Olga Kozulina, daughter of Belarus prisoner of conscience Alyaksandr Kozulin, says the international community should act in support of her father and other political prisoners in Belarus. Ms. Kozulina sent a video-taped message, shown on July 24, to a human rights panel discussion sponsored by the U.S. Mission to the United Nations in New York.
"We need the help of the United States and international community," she said. As the message was being shown, Ms. Kozulina was in Washington, D.C., taking part in an event honoring democracy and human rights activists. Also present at that event was President George Bush. "We stand with Olga Kozulina. Her father, Alyaksandr Kozulin, remains in prison in Belarus for the 'crime' of running for President," said President Bush.
In 2006, Mr. Kozulin, former rector of Belarus State University and deputy education minister, dared to run against President Alyaksandr Lukashenko. Mr. Lukashenko has controlled the country since 1994. According to his daughter, Mr. Kozulin made a televised appearance in which he condemned, what he termed, the "criminal activities and corruption" of President Lukashenko. In a sham election on March 19, 2006, Mr. Lukashenko extended his arbitrary rule for a third presidential term. A week later, Mr. Kozulin was sentenced to five and a half years in prison.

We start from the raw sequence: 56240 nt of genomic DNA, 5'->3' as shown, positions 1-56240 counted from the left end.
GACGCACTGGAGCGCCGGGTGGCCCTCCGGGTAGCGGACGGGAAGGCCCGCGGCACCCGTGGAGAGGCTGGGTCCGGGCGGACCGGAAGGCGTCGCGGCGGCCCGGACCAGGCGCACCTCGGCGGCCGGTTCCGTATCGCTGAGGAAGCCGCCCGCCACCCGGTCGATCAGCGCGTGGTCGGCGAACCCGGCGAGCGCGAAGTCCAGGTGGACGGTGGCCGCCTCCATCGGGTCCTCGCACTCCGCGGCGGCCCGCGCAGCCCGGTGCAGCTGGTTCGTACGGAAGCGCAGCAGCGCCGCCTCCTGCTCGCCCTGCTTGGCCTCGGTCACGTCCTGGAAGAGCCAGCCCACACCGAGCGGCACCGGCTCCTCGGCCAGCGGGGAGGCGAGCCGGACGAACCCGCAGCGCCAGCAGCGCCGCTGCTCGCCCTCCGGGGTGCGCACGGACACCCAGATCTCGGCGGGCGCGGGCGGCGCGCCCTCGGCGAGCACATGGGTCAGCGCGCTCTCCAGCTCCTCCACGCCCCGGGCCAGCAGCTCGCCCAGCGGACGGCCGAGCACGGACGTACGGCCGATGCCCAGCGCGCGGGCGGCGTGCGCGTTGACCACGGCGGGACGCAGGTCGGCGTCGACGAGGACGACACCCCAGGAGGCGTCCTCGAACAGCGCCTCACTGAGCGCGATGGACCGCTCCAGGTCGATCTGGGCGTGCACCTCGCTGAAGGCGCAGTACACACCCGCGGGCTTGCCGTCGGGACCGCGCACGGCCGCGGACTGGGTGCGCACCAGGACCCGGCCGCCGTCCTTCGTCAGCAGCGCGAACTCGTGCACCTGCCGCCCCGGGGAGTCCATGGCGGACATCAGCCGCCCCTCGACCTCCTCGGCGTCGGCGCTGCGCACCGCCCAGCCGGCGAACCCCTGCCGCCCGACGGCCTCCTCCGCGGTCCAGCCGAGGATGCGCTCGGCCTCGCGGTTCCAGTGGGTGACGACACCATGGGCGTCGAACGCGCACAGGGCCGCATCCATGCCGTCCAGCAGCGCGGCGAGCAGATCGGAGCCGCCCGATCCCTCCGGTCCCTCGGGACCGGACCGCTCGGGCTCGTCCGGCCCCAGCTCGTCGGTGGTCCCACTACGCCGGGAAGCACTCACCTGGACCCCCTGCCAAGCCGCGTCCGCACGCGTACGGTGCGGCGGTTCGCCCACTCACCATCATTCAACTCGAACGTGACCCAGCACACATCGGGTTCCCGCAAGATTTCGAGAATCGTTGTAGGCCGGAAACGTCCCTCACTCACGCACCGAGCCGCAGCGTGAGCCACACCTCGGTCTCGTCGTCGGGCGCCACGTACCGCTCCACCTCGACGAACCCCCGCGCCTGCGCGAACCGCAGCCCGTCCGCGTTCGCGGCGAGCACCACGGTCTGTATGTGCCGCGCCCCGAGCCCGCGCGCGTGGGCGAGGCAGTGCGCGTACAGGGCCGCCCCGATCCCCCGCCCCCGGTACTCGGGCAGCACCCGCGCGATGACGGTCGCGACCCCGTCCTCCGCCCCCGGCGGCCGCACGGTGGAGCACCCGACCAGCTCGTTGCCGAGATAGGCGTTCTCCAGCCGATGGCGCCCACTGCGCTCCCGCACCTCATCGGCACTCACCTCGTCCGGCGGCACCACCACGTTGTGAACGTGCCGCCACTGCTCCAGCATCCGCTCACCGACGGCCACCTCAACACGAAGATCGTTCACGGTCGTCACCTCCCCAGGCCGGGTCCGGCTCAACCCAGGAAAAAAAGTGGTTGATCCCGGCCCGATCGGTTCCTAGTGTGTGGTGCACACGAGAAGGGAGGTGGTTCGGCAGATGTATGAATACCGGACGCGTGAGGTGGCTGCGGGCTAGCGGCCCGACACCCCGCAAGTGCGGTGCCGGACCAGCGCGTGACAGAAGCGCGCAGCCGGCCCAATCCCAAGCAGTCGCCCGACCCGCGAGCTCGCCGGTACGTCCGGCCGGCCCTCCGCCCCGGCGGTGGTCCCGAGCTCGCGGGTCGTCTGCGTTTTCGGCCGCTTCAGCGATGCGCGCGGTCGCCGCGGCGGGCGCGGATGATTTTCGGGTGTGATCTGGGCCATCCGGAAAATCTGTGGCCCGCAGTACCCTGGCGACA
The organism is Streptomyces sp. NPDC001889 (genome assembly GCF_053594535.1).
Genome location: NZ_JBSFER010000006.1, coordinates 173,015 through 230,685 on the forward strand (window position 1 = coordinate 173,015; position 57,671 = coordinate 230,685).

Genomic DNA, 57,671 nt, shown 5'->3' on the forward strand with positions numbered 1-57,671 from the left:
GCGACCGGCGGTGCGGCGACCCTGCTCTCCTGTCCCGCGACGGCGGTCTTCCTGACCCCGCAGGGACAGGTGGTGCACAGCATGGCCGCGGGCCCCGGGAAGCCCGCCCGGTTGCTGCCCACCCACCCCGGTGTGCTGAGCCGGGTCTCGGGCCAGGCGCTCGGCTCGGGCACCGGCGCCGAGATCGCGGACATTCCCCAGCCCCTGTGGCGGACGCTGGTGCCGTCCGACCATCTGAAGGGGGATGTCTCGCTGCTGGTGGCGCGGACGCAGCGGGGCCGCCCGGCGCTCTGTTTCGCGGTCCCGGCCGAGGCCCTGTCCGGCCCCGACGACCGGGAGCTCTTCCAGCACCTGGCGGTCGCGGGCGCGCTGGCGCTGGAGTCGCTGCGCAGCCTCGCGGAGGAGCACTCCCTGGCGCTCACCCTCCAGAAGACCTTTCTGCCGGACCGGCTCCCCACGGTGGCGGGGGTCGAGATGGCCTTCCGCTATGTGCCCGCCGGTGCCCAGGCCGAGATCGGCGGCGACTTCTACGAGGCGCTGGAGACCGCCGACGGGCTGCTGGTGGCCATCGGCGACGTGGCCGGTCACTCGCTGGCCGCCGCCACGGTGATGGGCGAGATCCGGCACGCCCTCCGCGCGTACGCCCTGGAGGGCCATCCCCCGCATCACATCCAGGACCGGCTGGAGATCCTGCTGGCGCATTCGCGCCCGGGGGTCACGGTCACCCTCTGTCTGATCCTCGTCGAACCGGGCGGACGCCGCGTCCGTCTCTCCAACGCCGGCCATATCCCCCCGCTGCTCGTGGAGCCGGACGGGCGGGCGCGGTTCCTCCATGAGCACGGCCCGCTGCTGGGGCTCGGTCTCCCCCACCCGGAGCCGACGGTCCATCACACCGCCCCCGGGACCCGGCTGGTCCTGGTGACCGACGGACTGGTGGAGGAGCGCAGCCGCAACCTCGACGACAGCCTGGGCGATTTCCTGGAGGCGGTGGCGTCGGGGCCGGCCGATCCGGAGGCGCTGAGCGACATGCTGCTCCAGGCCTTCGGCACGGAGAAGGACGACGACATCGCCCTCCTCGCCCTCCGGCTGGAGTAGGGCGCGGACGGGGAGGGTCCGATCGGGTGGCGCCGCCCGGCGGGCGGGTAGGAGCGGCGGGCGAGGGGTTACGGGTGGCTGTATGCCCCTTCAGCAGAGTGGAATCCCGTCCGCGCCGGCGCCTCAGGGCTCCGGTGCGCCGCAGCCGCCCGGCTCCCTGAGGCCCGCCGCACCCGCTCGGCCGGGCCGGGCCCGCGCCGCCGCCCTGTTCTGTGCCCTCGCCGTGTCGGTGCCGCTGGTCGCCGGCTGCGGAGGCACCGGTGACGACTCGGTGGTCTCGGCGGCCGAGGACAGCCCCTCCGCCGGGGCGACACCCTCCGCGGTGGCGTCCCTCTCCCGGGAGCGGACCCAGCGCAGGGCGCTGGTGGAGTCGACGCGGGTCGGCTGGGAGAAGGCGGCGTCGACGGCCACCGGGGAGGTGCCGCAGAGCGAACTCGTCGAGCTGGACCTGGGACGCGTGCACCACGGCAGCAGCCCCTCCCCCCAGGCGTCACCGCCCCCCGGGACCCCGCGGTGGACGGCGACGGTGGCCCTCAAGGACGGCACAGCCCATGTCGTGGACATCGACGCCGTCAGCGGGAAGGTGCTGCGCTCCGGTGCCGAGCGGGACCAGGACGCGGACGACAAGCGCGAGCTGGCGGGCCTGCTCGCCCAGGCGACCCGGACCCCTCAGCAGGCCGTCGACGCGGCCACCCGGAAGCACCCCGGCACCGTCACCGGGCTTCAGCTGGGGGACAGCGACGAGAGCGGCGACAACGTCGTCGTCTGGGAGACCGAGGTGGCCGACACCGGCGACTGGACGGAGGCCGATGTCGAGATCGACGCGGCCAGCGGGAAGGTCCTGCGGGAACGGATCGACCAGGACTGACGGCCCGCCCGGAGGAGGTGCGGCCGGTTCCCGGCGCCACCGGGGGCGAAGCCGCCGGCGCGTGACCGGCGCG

There are credible reports that Mr. Kozulin was severely beaten by police during his arrest and was refused adequate medical treatment by prison authorities. Nor is he the only political prisoner held by the Belarus regime. Raisa Mikhailovskaya is the producer of a powerful documentary film on prisoners of conscience in Belarus. She says that some fifty-three dissidents have been imprisoned since Mr. Lukashenko took power. Pressure from the European Union and the U.S., she says, has helped free some of the detainees.
For its part, the U.S. continues to call on Belarus authorities to release Alyaksandr Kozulin and other political prisoners and respect the human rights of all the people of Belarus.